Do you leave your laptop at home when traveling? It’s getting more difficult to keep up with gadget restrictions around the world, but we still need to get work done while on the go. Here are some ideas to consider when trying to be productive from our phones and tablets.
Google has announced that the Now Launcher is end of life. The popular skin will be removed from the Play store in March, and manufacturers are encouraged to remove it from future products. What does this mean for consumers and OEMs? Let’s take a look.
Companies like Google and Microsoft consider themselves “services” companies, even though they sell hardware like the Nexus and the Surface. Those brands exist to make sure that other hardware partners have the proper “incentive” to continue producing high quality devices to utilize the software that Microsoft and Google produce.
While it’s important that consumers have access to high quality gadgets to run these services, it’s equally important that consumers have access to affordable data networks to utilize services which are becoming increasingly data intensive.
We’re seeing progress in some areas, carriers like AT&T and T-Mobile embracing practices like rollover data, but we’re also backsliding in other areas with Comcast expanding the number of areas where they will be capping data for home broadband even though it won’t have any significant impact on bandwidth or service stability.
For Google and Microsoft, it’s becoming increasingly important to support initiatives which improve coverage, data speeds, and reduce prices for their customers. Where those initiatives don’t exist, it’s up to those two tech giants to create them.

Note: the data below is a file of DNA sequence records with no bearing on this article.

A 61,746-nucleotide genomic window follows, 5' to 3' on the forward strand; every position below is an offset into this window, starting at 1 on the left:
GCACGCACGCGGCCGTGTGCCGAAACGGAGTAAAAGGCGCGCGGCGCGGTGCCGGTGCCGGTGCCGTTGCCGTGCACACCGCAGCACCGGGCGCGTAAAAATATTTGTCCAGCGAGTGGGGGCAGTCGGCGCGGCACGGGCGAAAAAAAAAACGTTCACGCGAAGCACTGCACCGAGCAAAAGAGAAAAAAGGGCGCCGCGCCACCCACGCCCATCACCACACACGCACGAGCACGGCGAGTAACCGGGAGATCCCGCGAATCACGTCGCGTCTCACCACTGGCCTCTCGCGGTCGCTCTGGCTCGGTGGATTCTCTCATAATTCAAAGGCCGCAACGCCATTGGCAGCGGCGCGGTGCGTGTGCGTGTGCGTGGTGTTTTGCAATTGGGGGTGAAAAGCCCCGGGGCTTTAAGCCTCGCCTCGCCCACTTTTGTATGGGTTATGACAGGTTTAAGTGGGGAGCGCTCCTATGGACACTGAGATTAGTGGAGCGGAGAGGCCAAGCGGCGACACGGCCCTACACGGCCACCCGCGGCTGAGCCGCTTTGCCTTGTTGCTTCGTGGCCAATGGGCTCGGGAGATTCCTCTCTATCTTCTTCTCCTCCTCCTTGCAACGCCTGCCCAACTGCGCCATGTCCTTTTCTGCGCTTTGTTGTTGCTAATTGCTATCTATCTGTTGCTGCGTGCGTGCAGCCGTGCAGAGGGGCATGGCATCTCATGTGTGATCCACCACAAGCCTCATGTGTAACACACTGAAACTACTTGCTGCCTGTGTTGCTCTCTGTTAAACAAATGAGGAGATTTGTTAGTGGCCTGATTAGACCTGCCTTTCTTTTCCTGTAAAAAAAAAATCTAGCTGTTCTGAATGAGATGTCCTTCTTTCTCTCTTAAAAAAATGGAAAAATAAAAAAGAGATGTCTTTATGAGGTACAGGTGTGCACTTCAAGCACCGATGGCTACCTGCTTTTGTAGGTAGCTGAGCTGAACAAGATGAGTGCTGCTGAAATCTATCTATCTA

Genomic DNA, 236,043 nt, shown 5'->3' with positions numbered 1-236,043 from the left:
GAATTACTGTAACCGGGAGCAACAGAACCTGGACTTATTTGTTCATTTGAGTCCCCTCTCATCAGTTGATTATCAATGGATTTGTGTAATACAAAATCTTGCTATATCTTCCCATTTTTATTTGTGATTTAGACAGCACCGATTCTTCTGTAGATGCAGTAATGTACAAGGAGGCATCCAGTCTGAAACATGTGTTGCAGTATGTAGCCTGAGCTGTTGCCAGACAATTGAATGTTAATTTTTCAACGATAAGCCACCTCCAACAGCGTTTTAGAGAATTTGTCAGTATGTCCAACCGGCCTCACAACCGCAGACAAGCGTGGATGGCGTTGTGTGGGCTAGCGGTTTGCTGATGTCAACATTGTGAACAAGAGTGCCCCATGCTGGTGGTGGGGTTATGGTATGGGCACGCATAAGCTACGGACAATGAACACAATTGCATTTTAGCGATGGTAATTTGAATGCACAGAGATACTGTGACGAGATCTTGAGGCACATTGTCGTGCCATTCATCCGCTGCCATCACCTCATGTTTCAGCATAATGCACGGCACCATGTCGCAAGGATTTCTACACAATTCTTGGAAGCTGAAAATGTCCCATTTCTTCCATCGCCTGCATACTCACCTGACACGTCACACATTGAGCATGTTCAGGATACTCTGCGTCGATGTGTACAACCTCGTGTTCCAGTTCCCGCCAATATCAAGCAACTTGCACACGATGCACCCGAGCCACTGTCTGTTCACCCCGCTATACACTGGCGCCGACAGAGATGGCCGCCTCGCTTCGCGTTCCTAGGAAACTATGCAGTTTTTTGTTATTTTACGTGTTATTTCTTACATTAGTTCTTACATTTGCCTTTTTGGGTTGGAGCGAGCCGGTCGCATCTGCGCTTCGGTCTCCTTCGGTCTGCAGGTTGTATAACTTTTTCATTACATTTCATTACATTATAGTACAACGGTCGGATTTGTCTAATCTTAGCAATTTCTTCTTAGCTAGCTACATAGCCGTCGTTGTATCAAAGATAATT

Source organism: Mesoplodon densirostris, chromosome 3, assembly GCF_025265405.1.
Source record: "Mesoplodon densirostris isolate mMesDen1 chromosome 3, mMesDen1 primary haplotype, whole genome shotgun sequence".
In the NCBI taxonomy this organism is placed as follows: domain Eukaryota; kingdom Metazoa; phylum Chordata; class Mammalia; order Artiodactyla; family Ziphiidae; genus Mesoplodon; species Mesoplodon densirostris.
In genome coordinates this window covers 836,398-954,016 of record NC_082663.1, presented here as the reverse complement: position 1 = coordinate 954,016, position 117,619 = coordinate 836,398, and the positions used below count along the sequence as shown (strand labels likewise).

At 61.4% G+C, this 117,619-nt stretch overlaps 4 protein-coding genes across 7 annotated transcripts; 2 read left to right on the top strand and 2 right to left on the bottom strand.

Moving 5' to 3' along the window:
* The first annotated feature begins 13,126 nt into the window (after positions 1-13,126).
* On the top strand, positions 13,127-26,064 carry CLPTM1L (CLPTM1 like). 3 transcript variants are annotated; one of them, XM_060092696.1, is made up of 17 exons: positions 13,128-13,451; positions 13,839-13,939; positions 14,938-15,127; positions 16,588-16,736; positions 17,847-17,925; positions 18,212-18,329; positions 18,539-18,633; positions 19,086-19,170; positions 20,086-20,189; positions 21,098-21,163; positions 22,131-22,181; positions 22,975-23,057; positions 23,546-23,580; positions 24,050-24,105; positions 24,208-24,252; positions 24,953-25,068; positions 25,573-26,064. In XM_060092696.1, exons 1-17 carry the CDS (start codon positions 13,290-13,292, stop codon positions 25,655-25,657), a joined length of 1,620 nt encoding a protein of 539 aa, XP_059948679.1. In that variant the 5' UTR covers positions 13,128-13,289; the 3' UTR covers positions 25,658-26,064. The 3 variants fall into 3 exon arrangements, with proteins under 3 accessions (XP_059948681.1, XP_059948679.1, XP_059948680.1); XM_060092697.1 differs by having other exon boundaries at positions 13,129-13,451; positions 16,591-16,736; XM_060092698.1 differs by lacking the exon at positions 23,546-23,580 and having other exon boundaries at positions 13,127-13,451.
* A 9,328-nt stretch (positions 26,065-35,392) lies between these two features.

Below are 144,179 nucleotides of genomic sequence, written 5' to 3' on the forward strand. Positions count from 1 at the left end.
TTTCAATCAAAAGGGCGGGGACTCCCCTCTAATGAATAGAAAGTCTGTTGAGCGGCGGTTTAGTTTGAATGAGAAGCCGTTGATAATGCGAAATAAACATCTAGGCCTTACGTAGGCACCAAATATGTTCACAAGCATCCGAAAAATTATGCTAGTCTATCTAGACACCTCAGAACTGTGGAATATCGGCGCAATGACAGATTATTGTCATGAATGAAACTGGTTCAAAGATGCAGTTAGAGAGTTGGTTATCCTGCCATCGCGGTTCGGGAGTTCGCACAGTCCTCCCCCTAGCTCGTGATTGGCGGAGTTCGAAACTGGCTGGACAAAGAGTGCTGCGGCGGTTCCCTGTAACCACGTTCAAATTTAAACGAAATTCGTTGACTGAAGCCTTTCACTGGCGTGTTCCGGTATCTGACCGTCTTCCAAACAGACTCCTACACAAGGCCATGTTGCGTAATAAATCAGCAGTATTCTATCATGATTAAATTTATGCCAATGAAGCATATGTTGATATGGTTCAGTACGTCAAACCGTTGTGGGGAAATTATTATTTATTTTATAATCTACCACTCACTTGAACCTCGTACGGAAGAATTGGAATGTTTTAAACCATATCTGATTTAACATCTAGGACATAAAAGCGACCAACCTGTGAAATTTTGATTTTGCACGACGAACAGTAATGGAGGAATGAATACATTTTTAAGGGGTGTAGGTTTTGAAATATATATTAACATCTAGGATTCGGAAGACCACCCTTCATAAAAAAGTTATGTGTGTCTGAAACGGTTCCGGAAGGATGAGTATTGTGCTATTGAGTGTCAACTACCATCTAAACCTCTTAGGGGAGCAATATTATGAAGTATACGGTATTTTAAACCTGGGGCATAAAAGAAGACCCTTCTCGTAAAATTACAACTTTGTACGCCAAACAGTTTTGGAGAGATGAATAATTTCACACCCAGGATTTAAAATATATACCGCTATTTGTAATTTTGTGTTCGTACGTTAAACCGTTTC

In my recent #SGGQA Podcast I bemoaned the amount of gestures on Wear watches which required me to swipe the screen. There’s a near permanent cross of fingerprint grease in the middle of any Wear watch face.
Google must have been listening to my show, as they’ve sneakily revealed new gesture and wrist action controls for the next Android Wear update.
The last update introduced a twisting action to help you scan through cards and notifications. This now extends to dropping the quick settings located at the top of the watch. The App menu can be accessed by “dropping” your wrist quickly while holding your arm in front of you.
The arm drop can also be used to slide through notification cards. A pivot up action can slide yo back out of a card, and a quick wrist shake takes you back to your home watch face, kinda like clearing out an etch-a-sketch.
These might sound like small improvements, but anything which prevents me from having to use both hands to control a device designed to simplify my interaction with notifications will be a welcome change.
Phones have recently started saving RAW photos, but we didn’t have many options for editing those photos out in the field. We would have to transfer those images to a proper computer for any manipulation.
In an update today, Google has added RAW support to their popular photo editing app Snapseed!
RAW photos are just what they sound like, the RAW data captured from the camera sensor. These are very large files, chock full of info, but often don’t look that great, and the larger file sizes make them more difficult to share. Snapseed now let’s you tweak a shot from the RAW info, then compress that into a smaller JPG file to share.
The editing tools also got a small update for more precise developing, including kelvin values for exposure and white balance.
The G4 had one of my all time favorite smartphone cameras. With the V10, LG is looking to improve their video by introducing manual settings similar to their still photography controls. Does the V10 improve upon its predecessor? Does it live up to the hype? Let’s take a look at the most comprehensive camera review available for LG’s fashionable flagship phone!